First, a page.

A man investigating abusive working conditions at the Chinese factory that makes Ivanka Trump-brand shoes has gone missing, and two others have been arrested, according to an advocacy group.
Chinese officials are accusing Hua Haifeng of illegal surveillance for his work secretly keeping tabs on production at the facility, according to wife Deng Guilian, who got a call Tuesday saying she could no longer speak with her husband.
Hua and two others, Li Zhao and Su Heng, were undercover at the Ganzhou Huajian International Shoe City Co. factory in Jiangxi province, documenting minimum-wage violations and brutally long work days when they went missing, according to China Labor Watch Executive Director Li Qiang, who lost contact with the men over the weekend.
“They must be held either by the factory or the police to be unreachable,” Li said. “Our plan was to investigate the factory to improve the labor situation. But now it has become more political.”
During their final phone conversation on Saturday, Hua told Li that police had made the unprecedented move of asking him to stop investigating the Huajian factory.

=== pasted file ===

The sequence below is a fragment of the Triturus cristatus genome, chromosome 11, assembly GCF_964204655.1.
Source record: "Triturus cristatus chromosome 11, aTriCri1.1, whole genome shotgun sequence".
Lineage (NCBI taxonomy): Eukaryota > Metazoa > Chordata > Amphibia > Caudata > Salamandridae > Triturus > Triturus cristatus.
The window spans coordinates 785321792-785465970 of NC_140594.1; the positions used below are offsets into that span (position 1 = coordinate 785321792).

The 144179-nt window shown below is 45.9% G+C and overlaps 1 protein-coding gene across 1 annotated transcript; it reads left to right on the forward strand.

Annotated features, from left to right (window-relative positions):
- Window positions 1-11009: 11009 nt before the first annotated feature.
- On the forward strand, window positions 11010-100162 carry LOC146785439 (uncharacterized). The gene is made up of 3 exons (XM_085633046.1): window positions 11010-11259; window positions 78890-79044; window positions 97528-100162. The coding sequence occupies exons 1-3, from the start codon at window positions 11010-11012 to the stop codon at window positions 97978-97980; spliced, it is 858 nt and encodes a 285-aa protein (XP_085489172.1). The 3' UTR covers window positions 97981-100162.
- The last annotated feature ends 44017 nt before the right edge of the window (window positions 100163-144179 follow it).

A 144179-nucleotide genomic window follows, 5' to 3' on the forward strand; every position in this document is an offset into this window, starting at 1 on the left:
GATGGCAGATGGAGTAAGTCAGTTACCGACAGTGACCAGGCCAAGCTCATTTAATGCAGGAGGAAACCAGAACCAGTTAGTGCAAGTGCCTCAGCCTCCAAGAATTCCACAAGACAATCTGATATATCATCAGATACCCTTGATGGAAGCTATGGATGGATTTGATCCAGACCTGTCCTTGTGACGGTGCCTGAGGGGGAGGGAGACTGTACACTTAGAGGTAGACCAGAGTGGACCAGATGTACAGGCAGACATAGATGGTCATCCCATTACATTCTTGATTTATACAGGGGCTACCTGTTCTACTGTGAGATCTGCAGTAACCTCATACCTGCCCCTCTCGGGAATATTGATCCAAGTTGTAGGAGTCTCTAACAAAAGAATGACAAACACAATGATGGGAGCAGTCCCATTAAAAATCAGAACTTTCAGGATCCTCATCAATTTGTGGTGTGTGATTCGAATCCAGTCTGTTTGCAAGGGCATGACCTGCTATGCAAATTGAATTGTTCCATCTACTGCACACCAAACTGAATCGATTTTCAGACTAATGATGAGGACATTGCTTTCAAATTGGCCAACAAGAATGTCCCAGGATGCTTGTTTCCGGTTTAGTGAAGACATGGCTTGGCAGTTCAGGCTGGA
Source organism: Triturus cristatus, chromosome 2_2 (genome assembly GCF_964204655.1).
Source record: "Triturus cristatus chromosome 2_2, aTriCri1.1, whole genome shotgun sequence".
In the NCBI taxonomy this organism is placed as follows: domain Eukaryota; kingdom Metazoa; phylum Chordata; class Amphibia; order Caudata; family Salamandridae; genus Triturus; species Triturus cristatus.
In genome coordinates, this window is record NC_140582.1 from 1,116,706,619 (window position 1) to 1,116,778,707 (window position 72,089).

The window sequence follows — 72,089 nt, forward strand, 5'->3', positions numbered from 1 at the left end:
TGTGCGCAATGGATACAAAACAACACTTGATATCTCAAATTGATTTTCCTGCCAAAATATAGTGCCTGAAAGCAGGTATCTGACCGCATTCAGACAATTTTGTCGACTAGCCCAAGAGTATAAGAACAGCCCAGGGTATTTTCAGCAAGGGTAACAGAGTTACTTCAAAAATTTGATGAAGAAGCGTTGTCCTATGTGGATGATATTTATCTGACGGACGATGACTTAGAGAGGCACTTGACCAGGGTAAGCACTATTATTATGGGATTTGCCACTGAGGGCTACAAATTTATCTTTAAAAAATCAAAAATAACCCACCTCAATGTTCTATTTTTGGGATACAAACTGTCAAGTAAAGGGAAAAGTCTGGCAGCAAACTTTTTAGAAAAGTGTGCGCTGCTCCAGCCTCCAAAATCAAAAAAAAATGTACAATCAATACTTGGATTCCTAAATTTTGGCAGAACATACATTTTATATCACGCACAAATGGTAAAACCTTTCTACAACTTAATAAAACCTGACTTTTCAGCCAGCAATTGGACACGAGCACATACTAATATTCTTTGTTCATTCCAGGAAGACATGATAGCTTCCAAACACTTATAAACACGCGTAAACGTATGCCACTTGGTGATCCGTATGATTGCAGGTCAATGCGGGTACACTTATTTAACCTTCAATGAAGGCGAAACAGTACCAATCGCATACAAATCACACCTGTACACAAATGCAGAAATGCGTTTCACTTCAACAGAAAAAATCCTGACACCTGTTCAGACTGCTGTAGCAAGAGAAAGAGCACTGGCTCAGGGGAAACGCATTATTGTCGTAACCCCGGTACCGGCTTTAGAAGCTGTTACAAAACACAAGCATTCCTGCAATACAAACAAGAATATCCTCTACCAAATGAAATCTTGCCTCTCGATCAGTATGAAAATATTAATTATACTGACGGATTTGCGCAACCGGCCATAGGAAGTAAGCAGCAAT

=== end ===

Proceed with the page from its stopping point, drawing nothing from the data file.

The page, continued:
The company makes 10,000 to 20,000 pairs of shoes a year for Ivanka Trump’s brand — a fraction of the 20 million pairs the company produces a year — as well as Marc Fisher, Nine West and Easy Spirit merchandise.
White House spokeswoman Hope Hicks referred questions to Ivanka Trump’s brand, but the brand declined to comment.
Abigail Klem, who took over day-to-day management when the first daughter took on a White House role as presidential adviser, has said that the brand requires licensees and their manufacturers to “comply with all applicable laws and to maintain acceptable working conditions.”
A spokeswoman for the factory did not respond to questions Tuesday.
The New York-based labor-watch group has also exposed workplace violations at Chinese Apple factories and the factories of suppliers to Samsung and Walt Disney.
The group has previously accused factories making Ivanka Trump-brand shoes of paying workers as little as $1 per hour and forcing them to work minimum 12 1/2-hour days.
With Post wires